Professor Jane Mills, pro vice-chancellor of Massey University’s College of Health, explains how the future for rural health in NZ is positive.
“Vehicle service industries must ensure diligent workmanship, systems and practices in the work they do to prevent injuries to users,” says WorkSafe head of specialist interventions, Simon Humphries.
His comments arise from the recent sentencing in the Gore District Court of farm machinery business Agricentre South Ltd for its ineffective repairs to the brakes on a tractor it supplied: the brakes failed and the machine ran over a worker.
Michele Bastiaansen suffered leg wounds and fractures to her neck vertebrae, humorous and wrist when she fell from a trailer being towed by a tractor driven by her husband Francis.
The company in 2015 bought (as a trade-in) a 2002 New Holland tractor, determined that the brakes were not working properly, and so replaced the brake master cylinders, expecting this work to rectify the problem. But it did not determine why the parts had failed.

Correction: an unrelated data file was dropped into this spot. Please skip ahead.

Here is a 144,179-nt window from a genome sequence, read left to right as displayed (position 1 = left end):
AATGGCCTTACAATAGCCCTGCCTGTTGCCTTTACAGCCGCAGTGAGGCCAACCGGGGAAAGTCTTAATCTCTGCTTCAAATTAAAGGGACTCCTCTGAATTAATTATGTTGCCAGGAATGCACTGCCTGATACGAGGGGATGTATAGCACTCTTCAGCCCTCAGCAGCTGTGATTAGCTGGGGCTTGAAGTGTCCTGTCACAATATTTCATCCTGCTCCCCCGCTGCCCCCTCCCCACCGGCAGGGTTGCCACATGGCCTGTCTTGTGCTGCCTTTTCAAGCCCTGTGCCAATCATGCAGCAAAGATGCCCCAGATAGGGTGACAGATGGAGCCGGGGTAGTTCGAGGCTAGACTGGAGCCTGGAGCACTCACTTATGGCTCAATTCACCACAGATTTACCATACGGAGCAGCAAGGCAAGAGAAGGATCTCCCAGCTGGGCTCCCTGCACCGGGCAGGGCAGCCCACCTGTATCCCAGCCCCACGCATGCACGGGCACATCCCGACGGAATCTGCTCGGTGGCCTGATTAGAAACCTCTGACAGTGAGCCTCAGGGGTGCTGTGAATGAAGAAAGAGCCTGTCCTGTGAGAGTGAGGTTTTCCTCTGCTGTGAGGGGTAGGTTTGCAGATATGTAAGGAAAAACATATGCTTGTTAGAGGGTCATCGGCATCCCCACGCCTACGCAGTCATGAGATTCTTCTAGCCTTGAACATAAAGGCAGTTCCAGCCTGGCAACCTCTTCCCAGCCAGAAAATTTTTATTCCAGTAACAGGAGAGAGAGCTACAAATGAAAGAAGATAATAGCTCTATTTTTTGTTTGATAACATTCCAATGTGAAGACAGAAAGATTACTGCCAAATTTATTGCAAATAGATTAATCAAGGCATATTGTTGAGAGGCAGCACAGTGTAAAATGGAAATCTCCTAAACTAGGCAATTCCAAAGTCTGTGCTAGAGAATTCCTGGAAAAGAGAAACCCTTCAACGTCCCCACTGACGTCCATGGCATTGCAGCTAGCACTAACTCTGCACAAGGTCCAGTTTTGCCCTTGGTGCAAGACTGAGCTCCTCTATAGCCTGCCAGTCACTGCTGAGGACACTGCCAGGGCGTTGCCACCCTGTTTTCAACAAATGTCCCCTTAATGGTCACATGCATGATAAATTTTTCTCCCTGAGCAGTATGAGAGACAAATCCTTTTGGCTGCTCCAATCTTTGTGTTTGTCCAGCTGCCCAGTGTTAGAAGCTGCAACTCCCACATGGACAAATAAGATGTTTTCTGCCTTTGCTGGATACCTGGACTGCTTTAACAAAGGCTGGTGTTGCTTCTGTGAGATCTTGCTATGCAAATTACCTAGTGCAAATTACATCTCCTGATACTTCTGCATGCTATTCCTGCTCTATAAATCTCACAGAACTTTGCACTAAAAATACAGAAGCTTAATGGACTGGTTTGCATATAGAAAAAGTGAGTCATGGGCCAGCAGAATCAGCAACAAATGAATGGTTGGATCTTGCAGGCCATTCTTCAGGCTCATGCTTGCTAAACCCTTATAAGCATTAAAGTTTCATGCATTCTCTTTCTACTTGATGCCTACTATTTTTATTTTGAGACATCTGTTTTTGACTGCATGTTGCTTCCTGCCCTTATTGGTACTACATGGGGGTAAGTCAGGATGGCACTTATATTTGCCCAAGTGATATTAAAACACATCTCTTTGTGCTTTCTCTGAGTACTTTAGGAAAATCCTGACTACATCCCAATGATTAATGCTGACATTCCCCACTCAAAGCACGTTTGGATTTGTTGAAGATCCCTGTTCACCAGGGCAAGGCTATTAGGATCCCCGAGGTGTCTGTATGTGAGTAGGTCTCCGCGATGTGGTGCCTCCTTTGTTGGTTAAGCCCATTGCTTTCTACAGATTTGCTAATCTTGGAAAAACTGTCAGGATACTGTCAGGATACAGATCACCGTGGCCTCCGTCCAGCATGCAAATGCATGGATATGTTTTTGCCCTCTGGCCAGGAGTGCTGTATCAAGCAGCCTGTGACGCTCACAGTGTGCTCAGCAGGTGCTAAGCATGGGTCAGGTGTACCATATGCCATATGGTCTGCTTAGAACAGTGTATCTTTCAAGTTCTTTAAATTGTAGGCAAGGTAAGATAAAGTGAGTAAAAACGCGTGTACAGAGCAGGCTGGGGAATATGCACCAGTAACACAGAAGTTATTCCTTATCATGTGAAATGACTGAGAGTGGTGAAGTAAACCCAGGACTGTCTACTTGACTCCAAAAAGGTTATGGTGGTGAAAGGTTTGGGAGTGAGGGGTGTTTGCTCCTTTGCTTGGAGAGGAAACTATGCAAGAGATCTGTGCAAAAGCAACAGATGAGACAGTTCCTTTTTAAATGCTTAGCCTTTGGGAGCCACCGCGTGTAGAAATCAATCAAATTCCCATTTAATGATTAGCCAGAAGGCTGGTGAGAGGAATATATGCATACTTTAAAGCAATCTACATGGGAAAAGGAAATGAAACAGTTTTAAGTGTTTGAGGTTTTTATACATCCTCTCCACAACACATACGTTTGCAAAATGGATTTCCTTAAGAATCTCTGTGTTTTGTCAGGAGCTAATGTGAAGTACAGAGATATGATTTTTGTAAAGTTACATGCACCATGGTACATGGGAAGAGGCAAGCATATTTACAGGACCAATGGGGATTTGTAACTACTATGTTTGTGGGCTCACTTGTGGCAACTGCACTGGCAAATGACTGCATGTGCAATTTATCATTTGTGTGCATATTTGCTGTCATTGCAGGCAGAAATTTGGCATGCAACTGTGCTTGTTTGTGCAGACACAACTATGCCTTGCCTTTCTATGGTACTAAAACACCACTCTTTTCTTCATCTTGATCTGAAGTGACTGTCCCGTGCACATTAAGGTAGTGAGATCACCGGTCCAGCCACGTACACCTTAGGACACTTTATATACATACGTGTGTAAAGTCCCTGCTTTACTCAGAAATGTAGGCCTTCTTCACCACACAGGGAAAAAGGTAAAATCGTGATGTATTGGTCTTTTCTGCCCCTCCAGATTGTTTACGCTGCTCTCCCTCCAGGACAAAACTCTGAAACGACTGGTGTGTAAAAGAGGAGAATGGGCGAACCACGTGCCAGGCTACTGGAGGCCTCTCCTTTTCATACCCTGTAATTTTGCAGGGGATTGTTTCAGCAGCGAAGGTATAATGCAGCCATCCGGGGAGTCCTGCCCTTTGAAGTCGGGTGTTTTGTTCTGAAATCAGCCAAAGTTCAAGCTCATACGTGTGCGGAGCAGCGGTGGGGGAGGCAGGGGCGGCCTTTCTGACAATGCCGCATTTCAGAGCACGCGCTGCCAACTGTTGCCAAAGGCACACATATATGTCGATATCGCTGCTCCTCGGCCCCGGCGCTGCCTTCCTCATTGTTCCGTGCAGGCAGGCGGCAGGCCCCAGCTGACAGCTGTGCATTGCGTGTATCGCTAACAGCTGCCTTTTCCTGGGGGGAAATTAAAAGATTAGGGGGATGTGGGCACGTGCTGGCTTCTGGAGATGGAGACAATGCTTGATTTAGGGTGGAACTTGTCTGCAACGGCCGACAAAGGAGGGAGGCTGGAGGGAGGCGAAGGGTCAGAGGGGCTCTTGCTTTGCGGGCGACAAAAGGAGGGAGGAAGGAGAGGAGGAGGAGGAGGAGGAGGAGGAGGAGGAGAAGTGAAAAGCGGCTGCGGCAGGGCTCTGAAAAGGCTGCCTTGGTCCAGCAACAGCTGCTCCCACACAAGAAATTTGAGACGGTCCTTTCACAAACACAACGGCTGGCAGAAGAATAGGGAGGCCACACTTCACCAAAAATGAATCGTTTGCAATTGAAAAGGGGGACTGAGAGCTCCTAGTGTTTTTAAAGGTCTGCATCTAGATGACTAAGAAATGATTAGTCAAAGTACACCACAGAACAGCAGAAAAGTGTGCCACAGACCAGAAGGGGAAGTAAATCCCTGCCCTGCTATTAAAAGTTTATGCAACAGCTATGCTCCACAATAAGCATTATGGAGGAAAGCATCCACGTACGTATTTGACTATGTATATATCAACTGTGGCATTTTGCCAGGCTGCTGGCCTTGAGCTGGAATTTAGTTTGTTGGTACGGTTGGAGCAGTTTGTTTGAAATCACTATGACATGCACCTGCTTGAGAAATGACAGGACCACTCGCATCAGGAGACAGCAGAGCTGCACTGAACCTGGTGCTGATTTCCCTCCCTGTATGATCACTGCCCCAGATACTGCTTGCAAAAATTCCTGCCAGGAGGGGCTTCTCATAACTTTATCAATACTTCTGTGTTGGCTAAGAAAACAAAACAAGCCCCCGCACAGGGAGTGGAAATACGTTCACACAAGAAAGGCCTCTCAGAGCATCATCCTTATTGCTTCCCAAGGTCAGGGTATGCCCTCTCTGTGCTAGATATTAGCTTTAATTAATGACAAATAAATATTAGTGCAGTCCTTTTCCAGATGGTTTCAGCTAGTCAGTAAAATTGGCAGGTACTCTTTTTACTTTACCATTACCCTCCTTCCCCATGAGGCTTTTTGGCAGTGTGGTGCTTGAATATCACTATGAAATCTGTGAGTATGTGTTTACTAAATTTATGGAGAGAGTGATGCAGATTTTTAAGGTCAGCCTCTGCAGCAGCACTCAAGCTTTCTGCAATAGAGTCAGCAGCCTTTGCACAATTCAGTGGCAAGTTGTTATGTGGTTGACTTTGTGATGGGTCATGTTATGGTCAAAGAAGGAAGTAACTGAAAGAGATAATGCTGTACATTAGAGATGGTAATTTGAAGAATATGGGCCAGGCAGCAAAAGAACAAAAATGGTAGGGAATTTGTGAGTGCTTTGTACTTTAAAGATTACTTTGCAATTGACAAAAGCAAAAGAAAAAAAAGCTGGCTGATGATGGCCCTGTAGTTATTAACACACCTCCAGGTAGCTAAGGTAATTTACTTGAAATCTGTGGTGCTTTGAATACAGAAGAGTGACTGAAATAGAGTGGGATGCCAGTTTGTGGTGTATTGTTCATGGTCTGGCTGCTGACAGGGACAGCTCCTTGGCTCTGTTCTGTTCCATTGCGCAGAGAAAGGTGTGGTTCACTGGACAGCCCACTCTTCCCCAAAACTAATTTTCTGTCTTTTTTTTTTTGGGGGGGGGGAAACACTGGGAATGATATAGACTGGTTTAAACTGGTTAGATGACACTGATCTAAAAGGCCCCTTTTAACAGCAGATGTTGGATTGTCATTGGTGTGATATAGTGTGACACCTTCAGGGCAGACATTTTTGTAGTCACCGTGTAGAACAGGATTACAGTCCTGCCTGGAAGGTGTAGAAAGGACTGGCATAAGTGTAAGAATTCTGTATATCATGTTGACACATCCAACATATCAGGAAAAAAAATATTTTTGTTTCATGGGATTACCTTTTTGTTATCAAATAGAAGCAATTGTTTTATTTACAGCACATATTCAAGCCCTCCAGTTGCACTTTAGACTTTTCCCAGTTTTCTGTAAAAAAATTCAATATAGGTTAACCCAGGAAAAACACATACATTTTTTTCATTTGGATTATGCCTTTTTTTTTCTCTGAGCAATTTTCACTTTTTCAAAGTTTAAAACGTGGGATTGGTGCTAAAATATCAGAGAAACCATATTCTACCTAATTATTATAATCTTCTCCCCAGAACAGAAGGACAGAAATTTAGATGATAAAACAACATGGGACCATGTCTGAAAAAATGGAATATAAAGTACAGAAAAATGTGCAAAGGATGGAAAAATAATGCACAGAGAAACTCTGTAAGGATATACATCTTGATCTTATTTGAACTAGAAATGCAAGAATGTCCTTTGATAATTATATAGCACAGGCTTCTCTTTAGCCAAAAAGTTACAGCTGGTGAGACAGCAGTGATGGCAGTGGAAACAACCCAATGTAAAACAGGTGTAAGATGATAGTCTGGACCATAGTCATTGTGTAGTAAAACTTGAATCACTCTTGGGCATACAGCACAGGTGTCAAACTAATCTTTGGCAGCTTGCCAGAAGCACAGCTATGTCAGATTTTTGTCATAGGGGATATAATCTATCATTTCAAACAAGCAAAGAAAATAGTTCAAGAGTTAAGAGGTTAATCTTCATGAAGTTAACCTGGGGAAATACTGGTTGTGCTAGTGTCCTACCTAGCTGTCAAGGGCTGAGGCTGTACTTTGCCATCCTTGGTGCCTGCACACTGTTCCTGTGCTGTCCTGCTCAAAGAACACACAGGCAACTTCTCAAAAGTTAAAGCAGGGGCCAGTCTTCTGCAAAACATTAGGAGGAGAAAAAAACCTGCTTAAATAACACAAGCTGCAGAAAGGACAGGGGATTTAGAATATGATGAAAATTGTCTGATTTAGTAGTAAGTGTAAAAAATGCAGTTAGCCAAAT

During a pre-purchase trial in early April 2016, the Bastiaansens were using the tractor and a trailer to transport timber to a shed with Mrs Bastiaansen aboard the trailer.
While driving up a 25-degree slope, Francis Bastiaansen applied the brakes but they did not stop the tractor. The combination rolled backwards down the incline, jack-knifed and the trailer detached from the tractor. Mrs Bastiaansen was thrown from the trailer into the roadway where the tractor rolled over her.
WorkSafe found that Agricentre South did not tell its staff about the tractor’s repair history, did not ensure the tractor had working brakes and did not get the warning lights reconnected and working after the repair job.
“The vehicle servicing industry, including companies servicing farm machinery, needs exceptional diligence to ensure the safety of the users of vehicles and plant,” Humphries said.